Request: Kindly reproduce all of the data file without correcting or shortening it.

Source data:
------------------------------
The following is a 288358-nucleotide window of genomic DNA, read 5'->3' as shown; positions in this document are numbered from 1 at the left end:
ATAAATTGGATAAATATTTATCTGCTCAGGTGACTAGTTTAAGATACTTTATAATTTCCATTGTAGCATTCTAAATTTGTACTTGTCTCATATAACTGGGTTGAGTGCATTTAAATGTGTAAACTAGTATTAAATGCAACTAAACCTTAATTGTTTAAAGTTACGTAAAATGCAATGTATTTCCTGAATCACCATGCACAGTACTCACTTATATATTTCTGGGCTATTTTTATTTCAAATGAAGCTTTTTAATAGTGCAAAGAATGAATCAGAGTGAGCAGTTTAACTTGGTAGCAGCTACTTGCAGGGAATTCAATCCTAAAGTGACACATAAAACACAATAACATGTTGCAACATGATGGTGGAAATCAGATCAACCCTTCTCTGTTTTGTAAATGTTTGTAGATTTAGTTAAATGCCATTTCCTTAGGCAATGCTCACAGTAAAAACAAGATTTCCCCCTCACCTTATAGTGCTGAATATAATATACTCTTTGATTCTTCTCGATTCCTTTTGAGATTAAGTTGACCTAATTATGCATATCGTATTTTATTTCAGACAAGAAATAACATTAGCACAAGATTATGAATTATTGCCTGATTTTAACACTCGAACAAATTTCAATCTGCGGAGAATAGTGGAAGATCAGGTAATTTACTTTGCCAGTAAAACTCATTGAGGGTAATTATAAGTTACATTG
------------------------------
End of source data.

The following is a 288358-nucleotide window of genomic DNA, read 5'->3' as shown; positions in this document are numbered from 1 at the left end:
ATAAATTGGATAAATATTTATCTGCTCAGGTGACTAGTTTAAGATACTTTATAATTTCCATTGTAGCATTCTAAATTTGTACTTGTCTCATATAACTGGGTTGAGTGCATTTAAATGTGTAAACTAGTATTAAATGCAACTAAACCTTAATTGTTTAAAGTTACGTAAAATGCAATGTATTTCCTGAATCACCATGCACAGTACTCACTTATATATTTCTGGGCTATTTTTATTTCAAATGAAGCTTTTTAATAGTGCAAAGAATGAATCAGAGTGAGCAGTTTAACTTGGTAGCAGCTACTTGCAGGGAATTCAATCCTAAAGTGACACATAAAACACAATAACATGTTGCAACATGATGGTGGAAATCAGATCAACCCTTCTCTGTTTTGTAAATGTTTGTAGATTTAGTTAAATGCCATTTCCTTAGGCAATGCTCACAGTAAAAACAAGATTTCCCCCTCACCTTATAGTGCTGAATATAATATACTCTTTGATTCTTCTCGATTCCTTTTGAGATTAAGTTGACCTAATTATGCATATCGTATTTTATTTCAGACAAGAAATAACATTAGCACAAGATTATGAATTATTGCCTGATTTTAACACTCGAACAAATTTCAATCTGCGGAGAATAGTGGAAGATCAGGTAATTTACTTTGCCAGTAAAACTCATTGAGGGTAATTATAAGTTACATTG